Anyway they struggled through for about half the report until Johnny came to a sentence beginning with the words ‘By then ..’ Before he could continue any further there came the reply ‘Bye then’ and the phone hung up.  I can only imagine Johnny’s reaction.

Anyway I digress from the main topic of sport and its role in our lives, especially the GAA. I guess it’s when people emigrate that the true attachment becomes apparent. If you’re suddenly in a large metropolis like London, New York or Boston the GAA becomes a very precious calling card. It becomes a badge of identity also for all the Irish overseas.

As a student I spent the summer of 1979 working in the States, first in Boston and then New York with Michael O’Brien, brother of the late Donal O’Brien, Tipp goalie in the All Ireland wins of 1964/65. Those were happy times where Michael looked out for me, flitting between work, Gaelic Park and the Riverdale Diner.

Meeting the expats, mostly the Tipperary ones, was an education in itself. You were immediately struck by their resourcefulness, their ability to work the American system – and their incredible attachment to the old country, usually expressed through the GAA.

Among the Tipperary group was Lattin native, Norbert Hennessy, who later pioneered the system of importing videos of the GAA games to be shown in pubs in the city every week. Later he was also associated with the Tony Keady affair in 1989, but that’s another story.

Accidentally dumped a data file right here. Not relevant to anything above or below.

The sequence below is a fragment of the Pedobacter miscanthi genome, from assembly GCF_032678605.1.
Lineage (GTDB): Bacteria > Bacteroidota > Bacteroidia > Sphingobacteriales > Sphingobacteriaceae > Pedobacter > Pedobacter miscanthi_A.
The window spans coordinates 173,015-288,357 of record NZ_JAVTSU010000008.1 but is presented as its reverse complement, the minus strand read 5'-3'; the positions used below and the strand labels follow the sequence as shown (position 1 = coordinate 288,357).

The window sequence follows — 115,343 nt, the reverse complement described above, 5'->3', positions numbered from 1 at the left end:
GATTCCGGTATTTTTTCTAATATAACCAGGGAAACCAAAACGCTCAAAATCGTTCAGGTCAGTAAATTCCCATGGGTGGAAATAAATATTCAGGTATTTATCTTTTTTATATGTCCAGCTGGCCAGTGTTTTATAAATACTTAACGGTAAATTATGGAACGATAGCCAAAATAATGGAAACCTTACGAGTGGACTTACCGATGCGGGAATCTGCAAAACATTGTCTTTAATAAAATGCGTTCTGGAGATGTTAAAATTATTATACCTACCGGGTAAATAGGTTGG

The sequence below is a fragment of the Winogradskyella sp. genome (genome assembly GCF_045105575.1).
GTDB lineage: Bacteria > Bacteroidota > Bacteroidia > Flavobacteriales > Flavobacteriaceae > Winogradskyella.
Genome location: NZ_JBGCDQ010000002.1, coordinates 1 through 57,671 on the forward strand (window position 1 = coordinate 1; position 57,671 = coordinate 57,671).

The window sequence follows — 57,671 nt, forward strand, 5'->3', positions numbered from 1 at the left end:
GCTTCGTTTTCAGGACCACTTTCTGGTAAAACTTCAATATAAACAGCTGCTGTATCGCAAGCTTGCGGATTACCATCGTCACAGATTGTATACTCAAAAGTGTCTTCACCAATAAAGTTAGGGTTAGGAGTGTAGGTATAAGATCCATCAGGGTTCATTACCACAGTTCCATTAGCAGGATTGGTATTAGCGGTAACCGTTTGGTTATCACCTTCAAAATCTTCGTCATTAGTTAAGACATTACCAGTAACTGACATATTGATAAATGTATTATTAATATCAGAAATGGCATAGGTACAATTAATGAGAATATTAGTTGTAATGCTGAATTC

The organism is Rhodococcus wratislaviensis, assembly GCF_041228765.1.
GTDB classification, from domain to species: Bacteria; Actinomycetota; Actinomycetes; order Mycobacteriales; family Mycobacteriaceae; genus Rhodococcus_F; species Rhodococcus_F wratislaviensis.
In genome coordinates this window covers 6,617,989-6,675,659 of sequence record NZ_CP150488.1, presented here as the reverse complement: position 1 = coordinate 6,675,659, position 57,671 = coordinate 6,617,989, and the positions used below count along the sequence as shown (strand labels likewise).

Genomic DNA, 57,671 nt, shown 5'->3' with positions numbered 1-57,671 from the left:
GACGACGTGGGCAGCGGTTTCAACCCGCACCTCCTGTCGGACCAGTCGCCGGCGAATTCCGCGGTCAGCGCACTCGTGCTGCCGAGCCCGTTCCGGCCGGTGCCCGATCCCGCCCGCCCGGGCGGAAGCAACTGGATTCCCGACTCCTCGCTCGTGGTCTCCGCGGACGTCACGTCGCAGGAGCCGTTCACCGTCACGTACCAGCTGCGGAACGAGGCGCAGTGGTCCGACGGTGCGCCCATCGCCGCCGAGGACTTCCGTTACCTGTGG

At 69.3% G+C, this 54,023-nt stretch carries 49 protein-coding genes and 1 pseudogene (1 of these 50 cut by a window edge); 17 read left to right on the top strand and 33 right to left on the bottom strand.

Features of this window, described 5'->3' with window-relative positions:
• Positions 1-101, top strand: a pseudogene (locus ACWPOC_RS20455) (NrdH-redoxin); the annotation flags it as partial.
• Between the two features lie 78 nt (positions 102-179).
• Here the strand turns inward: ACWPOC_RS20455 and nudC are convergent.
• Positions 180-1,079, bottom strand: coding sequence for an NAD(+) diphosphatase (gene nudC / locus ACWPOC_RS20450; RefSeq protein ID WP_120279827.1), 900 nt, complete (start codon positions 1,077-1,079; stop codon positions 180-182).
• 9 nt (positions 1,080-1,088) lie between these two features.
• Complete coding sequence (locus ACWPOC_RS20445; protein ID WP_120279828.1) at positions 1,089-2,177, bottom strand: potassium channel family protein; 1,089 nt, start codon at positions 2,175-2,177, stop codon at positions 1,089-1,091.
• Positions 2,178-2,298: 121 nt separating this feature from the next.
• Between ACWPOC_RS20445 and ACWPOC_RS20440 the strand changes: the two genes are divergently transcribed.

For one who had taken sport and the GAA for granted this was eye-opening. For these expats the GAA was an essential part of their being. It didn’t just give them entertainment and enjoyment – it gave them an identity, one that they really treasured.

So these days of lockdown and sport-free Sundays might please some but it will be a culture shock for others.  What the consequences will be for the championship only time will tell. With the Munster championship just over seven weeks away it seems highly unlikely that the provincial round robin series in Munster and Leinster will survive. Will a scaled back knock-out championship take their place later in the summer? Who knows? With the way this virus is progressing all bets are off at the moment.